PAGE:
And if last year’s total of nineteen nominees is repeated, my final prediction would be PJ Harvey.  It’s a stretch- she also seems to have not been considered before by the committee, but then, she only became eligible last year. One possible advocate to look for would be Lenny Kaye. Kaye was a member of the Patti Smith Group, and Harvey is one of the more important heirs to Smith’s legacy. Critics such as those on the committee have usually held PJ Harvey in great esteem, and when Rolling Stone met to determine the 500 Greatest Albums of All Time, an eyebrow-raising three of them were hers. (To emphasize how impressive that is, consider that Elvis, Madonna, The Clash, Marvin Gaye, and Michael Jackson also had three albums on the list.)

So those are my best guesses for the ballot this year. Remember, these are merely who I ~think~ will be nominated, not my picks for the most deserving of the honor. All told, I think this would be a strong ballot if it happened, although some would decry its lack of pure classic rock.  Even with 19 picks at my disposal, though, there were many other artists I wish I could have included. I don’t have any country, or heavy metal, or true punk artists on the list. I’m also worried that there are too many deceased artists among my projections.  Simone, Wray, Zevon, Chris Cornell, J. Geils, and all but one classic-era Spinner are gone. And it pained me to leave off Devo (which shares NIN’s Ohio origins), Depeche Mode, Foreigner, Carole King, Kraftwerk, Joe Cocker, Judas Priest, A Tribe Called Quest, and lots of others.

What do you think of my predictions? If this were actually the ballot, I’d probably vote for Nina Simone, The Zombies, The Spinners, Janet Jackson, and Eurythmics. But the six artists who would get inducted would probably be Radiohead, Janet, Nina, Moody Blues, Nine Inch Nails, and LL Cool J.

In the weeks ahead, keep your eyes peeled for other predictions- most of the other Rock Hall watchers are listed on my blogroll, and their writings are definitely worth a look. When the ballot is finally announced sometime in October, I hope you’ll revisit the Countdown as we pick it apart and try to guess who will be inducted.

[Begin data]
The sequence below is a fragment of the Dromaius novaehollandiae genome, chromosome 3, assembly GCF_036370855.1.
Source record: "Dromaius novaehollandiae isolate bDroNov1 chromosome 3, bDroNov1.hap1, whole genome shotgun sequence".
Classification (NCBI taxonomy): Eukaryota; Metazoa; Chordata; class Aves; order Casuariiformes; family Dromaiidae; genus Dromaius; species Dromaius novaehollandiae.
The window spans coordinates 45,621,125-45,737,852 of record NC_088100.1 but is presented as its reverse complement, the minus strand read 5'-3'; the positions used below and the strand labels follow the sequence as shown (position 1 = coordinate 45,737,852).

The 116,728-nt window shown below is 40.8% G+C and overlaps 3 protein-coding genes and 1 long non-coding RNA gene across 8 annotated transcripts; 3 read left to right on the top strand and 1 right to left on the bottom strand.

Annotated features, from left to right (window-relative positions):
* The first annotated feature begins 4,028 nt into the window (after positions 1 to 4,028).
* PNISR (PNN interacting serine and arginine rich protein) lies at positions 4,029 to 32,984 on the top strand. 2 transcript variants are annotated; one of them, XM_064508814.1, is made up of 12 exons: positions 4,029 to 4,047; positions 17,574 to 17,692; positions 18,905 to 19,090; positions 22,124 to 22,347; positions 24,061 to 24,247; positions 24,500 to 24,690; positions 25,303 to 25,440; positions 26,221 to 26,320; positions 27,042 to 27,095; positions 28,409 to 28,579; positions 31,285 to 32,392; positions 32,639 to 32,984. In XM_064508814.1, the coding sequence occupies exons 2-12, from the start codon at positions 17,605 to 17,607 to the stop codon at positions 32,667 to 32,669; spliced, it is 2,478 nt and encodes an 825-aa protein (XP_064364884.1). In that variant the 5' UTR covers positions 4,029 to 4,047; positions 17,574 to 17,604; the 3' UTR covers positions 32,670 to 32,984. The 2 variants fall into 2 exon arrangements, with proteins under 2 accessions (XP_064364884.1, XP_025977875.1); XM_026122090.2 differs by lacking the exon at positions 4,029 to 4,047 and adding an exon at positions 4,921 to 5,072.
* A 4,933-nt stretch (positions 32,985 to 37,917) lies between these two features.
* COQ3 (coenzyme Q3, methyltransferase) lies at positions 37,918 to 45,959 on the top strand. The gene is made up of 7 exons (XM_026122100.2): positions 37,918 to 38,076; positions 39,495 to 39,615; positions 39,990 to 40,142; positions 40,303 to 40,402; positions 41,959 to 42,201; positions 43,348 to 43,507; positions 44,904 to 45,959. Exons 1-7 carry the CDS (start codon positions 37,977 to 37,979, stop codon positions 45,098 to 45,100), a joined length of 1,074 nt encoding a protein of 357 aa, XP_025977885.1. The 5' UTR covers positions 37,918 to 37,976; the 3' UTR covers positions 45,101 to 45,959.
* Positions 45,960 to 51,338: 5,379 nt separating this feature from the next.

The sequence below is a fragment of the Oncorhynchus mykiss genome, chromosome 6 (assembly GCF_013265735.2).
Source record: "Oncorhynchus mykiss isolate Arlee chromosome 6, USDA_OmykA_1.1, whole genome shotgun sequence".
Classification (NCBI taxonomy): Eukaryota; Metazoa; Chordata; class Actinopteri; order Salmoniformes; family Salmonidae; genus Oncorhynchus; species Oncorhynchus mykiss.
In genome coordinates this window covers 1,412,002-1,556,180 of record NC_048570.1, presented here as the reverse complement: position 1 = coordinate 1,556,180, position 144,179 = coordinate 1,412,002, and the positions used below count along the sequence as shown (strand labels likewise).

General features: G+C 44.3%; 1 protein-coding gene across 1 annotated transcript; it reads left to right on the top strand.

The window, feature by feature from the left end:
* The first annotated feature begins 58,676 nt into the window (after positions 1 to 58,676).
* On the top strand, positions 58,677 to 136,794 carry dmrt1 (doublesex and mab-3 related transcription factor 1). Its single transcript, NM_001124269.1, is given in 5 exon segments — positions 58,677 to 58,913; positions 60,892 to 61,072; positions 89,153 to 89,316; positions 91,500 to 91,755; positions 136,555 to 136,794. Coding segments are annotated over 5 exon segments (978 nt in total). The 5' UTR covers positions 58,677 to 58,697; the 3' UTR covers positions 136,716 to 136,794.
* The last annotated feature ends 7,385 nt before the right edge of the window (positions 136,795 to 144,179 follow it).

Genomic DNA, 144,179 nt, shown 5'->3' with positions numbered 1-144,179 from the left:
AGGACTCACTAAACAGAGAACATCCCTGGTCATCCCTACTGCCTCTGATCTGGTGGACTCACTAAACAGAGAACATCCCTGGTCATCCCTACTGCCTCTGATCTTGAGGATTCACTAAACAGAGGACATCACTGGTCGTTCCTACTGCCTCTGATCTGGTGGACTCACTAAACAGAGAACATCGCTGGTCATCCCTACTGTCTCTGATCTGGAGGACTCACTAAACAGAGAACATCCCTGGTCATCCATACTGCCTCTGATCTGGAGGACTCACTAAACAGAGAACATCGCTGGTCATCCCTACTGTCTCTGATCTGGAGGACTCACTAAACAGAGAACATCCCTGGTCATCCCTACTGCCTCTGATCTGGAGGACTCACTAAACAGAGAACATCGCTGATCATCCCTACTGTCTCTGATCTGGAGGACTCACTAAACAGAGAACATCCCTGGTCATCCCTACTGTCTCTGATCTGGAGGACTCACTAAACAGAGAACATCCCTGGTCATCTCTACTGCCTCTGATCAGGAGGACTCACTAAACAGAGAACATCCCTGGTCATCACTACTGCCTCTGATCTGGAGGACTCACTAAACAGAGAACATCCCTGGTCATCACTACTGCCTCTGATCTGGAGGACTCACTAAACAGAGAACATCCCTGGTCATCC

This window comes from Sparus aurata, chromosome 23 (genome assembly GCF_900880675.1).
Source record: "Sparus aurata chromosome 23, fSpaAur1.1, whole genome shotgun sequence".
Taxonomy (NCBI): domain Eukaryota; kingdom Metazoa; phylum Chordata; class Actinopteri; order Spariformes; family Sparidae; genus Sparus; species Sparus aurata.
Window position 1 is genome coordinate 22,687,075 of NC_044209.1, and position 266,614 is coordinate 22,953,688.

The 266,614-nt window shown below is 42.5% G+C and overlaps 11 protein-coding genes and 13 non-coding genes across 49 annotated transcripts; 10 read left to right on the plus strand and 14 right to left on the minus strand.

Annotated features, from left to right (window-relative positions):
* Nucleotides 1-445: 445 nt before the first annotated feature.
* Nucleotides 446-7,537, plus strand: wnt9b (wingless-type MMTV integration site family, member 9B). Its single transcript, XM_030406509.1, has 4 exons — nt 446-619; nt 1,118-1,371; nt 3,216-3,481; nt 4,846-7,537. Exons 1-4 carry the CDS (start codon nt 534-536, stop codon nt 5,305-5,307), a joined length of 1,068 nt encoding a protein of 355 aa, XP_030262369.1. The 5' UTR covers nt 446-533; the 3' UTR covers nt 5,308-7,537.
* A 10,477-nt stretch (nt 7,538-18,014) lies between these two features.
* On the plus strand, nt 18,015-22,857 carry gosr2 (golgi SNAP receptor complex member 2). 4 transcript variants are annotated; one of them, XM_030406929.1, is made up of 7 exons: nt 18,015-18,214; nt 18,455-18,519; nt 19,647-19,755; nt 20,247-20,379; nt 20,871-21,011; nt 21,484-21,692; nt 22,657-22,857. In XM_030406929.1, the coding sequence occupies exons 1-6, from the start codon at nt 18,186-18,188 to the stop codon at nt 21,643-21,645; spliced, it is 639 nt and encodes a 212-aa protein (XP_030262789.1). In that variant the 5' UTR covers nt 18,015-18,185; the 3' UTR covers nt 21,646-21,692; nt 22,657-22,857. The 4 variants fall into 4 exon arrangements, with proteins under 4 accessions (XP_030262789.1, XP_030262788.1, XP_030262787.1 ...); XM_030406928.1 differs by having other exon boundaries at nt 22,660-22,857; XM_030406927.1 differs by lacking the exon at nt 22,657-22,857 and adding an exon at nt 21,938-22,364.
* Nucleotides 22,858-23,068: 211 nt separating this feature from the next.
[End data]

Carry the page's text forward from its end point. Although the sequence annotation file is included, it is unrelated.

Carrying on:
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Let me begin the proverbial final countdown by saying how grateful I am for all the feedback people have sent me.  My last post, covering picks #20-11 was a milestone in the history of the Northumbrian Countdown.  It broke two records: one for most views in a single day (433) and most comments on one post (presently at 38, including my own.) At last, we arrive at the ten highest picks.  (Or, if you want to view it differently, the acts that I think would make the strongest two upcoming Rock Hall classes, alongside not-quite-eligible-yet Pearl Jam and Radiohead.) Here my picks for the top ten Rock Hall prospects.  The Hall and I are in agreement, at least to some extent: six of the ten have been nominated before.

yes band10.  Yes: Progressive rock fans are not demure in their attitudes toward the Rock Hall. Most of their favorites are not in the Hall, and no act’s omission gets their goat like that of Yes. I’m not exactly a prog guy, but their unhappiness is duly noted and not misplaced. Yes was nominated twice, and unfortunately for the two most competitive ballots in recent memory: the Class of 2014 and 2016. It’s a shame, because while Yes is a definitional “love ’em or hate ’em” band, their insistence on musicianship and craftsmanship is perhaps the greatest in the rock canon. From the meticulous bass work of the late Chris Squire, Rick Wakeman’s octopusinal (yes, I just made that word up) keyboard chops, Steve Howe’s folk-tinged guitar work, this was a band that fundamentally knew the nuts and bolts of how music was composed, and took rock and roll in ambitious new directions, with multi-part suites, time signatures changes, and ethereal harmonies. They made a song a journey to be savored rather than a brief, encapsulated moment in time. (Howe is ultimately responsible for one of my favorite guitar solos, but it’s on a Queen record, “Innuendo”, not a Yes record.) They helped lay the groundwork for progressive rock along King Crimson, Genesis, and others, and even, by virtue of their complexity, helped inspire punk as a counterrevolutionary response to their grandiose approach. The cliche is that you can’t dance to a Yes record, and some of their tracks sound more like they want to impress the listener rather than move her, and that’s probably true.  But rock and roll was rarely more ornate or majestic than when Yes was at the helm.